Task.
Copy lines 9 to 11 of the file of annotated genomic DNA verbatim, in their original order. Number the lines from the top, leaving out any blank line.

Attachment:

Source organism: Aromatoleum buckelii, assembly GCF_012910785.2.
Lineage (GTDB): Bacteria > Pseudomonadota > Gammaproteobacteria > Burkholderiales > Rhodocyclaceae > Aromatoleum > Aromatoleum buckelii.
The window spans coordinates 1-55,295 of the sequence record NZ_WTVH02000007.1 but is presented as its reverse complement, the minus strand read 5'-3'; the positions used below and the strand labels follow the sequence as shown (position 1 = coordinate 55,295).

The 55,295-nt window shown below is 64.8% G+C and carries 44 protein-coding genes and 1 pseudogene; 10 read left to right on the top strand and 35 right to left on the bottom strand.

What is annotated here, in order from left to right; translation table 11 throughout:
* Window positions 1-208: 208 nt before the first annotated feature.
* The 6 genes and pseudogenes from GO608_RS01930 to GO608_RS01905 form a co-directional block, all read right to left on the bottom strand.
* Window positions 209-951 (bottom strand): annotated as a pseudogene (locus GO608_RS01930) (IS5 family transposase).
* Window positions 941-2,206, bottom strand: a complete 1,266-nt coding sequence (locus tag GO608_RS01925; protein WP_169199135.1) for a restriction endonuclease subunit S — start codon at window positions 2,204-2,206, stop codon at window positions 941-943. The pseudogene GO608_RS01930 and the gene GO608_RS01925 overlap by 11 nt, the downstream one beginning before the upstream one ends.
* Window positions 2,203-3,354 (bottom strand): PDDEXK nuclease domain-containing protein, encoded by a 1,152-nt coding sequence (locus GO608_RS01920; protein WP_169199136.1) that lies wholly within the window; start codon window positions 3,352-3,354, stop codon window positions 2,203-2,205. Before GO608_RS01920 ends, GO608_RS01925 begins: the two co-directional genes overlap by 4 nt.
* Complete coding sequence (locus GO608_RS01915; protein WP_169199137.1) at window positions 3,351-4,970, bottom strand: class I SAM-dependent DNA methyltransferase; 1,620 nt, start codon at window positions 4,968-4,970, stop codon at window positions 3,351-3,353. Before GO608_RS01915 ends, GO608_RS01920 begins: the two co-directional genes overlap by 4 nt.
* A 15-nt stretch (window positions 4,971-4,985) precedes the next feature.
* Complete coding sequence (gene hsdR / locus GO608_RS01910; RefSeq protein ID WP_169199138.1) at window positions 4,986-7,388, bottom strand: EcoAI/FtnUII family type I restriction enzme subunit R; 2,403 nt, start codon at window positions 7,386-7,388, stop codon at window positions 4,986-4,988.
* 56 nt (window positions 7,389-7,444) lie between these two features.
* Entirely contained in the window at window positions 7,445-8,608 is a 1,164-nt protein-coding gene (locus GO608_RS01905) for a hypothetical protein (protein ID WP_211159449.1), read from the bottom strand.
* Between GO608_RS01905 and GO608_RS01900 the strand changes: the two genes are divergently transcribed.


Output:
* Window positions 941-2,206, bottom strand: a complete 1,266-nt coding sequence (locus tag GO608_RS01925; protein WP_169199135.1) for a restriction endonuclease subunit S — start codon at window positions 2,204-2,206, stop codon at window positions 941-943. The pseudogene GO608_RS01930 and the gene GO608_RS01925 overlap by 11 nt, the downstream one beginning before the upstream one ends.
* Window positions 2,203-3,354 (bottom strand): PDDEXK nuclease domain-containing protein, encoded by a 1,152-nt coding sequence (locus GO608_RS01920; protein WP_169199136.1) that lies wholly within the window; start codon window positions 3,352-3,354, stop codon window positions 2,203-2,205. Before GO608_RS01920 ends, GO608_RS01925 begins: the two co-directional genes overlap by 4 nt.
* Complete coding sequence (locus GO608_RS01915; protein WP_169199137.1) at window positions 3,351-4,970, bottom strand: class I SAM-dependent DNA methyltransferase; 1,620 nt, start codon at window positions 4,968-4,970, stop codon at window positions 3,351-3,353. Before GO608_RS01915 ends, GO608_RS01920 begins: the two co-directional genes overlap by 4 nt.